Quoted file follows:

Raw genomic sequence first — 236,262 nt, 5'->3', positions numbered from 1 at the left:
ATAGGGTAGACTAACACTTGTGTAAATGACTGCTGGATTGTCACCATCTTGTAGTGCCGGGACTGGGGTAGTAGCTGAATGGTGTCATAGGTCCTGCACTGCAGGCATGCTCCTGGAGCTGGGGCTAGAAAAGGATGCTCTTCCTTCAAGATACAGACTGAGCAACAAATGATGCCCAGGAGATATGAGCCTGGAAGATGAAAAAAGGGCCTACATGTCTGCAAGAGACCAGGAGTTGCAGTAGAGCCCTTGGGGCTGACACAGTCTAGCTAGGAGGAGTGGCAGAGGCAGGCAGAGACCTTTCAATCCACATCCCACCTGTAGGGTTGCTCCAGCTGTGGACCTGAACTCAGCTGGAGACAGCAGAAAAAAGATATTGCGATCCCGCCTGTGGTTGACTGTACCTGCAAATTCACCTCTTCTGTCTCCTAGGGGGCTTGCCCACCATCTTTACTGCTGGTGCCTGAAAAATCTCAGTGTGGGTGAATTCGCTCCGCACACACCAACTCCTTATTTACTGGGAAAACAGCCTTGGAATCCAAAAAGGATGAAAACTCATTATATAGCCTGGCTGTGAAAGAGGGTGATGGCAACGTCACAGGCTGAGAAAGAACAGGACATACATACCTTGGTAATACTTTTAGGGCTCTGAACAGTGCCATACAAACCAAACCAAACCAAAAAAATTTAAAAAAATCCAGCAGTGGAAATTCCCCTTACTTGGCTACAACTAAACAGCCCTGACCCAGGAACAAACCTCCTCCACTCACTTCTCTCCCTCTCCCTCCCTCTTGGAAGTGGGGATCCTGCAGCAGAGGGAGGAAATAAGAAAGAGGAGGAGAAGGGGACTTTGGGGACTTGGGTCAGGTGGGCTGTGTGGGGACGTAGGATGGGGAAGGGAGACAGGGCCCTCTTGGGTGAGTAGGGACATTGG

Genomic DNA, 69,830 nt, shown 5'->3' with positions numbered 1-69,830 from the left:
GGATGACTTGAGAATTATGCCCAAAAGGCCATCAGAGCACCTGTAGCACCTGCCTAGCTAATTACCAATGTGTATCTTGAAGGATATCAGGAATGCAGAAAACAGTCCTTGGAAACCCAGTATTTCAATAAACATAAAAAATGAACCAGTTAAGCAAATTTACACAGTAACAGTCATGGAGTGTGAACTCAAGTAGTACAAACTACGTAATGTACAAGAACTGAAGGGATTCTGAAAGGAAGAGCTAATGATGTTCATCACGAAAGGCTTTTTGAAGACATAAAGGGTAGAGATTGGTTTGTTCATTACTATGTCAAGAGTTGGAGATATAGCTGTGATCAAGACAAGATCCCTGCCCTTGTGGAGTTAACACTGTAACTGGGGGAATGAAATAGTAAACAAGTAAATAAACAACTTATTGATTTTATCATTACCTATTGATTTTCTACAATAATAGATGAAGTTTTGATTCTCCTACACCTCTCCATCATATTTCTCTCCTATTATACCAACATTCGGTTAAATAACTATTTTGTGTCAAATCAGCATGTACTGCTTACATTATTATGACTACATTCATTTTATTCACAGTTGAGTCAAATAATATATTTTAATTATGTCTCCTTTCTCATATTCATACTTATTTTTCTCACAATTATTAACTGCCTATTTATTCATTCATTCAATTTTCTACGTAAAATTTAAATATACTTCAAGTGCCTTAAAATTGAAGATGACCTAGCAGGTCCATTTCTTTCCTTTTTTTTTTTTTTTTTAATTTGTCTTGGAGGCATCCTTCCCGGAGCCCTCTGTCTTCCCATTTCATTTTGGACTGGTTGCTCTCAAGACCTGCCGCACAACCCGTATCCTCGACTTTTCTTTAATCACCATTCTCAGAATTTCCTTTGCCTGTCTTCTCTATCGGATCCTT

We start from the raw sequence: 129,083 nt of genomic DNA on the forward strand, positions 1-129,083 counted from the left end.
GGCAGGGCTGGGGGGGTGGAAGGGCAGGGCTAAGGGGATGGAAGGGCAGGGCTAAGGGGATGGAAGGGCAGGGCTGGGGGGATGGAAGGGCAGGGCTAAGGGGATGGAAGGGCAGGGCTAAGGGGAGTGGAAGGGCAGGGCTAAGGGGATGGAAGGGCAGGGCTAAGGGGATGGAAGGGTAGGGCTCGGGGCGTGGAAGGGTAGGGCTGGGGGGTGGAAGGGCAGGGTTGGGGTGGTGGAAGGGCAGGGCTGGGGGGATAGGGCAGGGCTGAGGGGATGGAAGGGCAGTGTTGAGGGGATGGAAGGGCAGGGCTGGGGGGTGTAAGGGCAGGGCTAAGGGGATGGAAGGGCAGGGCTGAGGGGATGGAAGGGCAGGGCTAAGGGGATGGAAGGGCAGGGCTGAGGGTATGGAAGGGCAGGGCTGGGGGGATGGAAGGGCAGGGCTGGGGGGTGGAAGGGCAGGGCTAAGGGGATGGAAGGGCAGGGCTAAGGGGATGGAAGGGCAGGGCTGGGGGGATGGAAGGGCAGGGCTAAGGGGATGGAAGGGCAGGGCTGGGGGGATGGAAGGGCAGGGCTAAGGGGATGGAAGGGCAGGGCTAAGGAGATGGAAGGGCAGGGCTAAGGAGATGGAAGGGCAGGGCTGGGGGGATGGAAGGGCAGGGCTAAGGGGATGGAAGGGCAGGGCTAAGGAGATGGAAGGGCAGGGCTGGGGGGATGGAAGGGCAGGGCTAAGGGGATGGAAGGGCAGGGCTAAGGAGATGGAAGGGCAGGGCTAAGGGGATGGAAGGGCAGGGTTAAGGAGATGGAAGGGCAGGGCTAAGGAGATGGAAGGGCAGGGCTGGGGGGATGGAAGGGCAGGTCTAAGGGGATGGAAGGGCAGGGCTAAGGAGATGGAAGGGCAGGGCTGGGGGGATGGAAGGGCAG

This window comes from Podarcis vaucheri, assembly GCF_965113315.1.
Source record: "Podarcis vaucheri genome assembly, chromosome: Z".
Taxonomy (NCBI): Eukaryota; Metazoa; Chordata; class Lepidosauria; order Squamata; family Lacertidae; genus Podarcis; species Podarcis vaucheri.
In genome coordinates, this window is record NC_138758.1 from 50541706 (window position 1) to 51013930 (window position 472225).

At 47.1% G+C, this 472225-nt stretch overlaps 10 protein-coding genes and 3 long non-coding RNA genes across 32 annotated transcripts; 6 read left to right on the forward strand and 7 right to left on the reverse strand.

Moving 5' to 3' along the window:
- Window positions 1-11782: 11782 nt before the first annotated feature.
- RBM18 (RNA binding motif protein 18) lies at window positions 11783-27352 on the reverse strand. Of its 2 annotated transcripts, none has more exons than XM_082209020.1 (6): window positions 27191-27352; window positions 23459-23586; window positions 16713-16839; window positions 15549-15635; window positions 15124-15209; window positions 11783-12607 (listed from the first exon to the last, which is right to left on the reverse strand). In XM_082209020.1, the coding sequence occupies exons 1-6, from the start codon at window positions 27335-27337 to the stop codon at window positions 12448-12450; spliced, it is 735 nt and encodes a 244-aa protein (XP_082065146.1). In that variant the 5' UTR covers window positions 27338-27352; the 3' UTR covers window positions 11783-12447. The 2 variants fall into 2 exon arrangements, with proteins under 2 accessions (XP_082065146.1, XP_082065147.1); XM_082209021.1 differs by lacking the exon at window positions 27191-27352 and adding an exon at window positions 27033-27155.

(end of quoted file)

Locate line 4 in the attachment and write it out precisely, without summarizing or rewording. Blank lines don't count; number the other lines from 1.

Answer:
GGATGACTTGAGAATTATGCCCAAAAGGCCATCAGAGCACCTGTAGCACCTGCCTAGCTAATTACCAATGTGTATCTTGAAGGATATCAGGAATGCAGAAAACAGTCCTTGGAAACCCAGTATTTCAATAAACATAAAAAATGAACCAGTTAAGCAAATTTACACAGTAACAGTCATGGAGTGTGAACTCAAGTAGTACAAACTACGTAATGTACAAGAACTGAAGGGATTCTGAAAGGAAGAGCTAATGATGTTCATCACGAAAGGCTTTTTGAAGACATAAAGGGTAGAGATTGGTTTGTTCATTACTATGTCAAGAGTTGGAGATATAGCTGTGATCAAGACAAGATCCCTGCCCTTGTGGAGTTAACACTGTAACTGGGGGAATGAAATAGTAAACAAGTAAATAAACAACTTATTGATTTTATCATTACCTATTGATTTTCTACAATAATAGATGAAGTTTTGATTCTCCTACACCTCTCCATCATATTTCTCTCCTATTATACCAACATTCGGTTAAATAACTATTTTGTGTCAAATCAGCATGTACTGCTTACATTATTATGACTACATTCATTTTATTCACAGTTGAGTCAAATAATATATTTTAATTATGTCTCCTTTCTCATATTCATACTTATTTTTCTCACAATTATTAACTGCCTATTTATTCATTCATTCAATTTTCTACGTAAAATTTAAATATACTTCAAGTGCCTTAAAATTGAAGATGACCTAGCAGGTCCATTTCTTTCCTTTTTTTTTTTTTTTTTAATTTGTCTTGGAGGCATCCTTCCCGGAGCCCTCTGTCTTCCCATTTCATTTTGGACTGGTTGCTCTCAAGACCTGCCGCACAACCCGTATCCTCGACTTTTCTTTAATCACCATTCTCAGAATTTCCTTTGCCTGTCTTCTCTATCGGATCCTT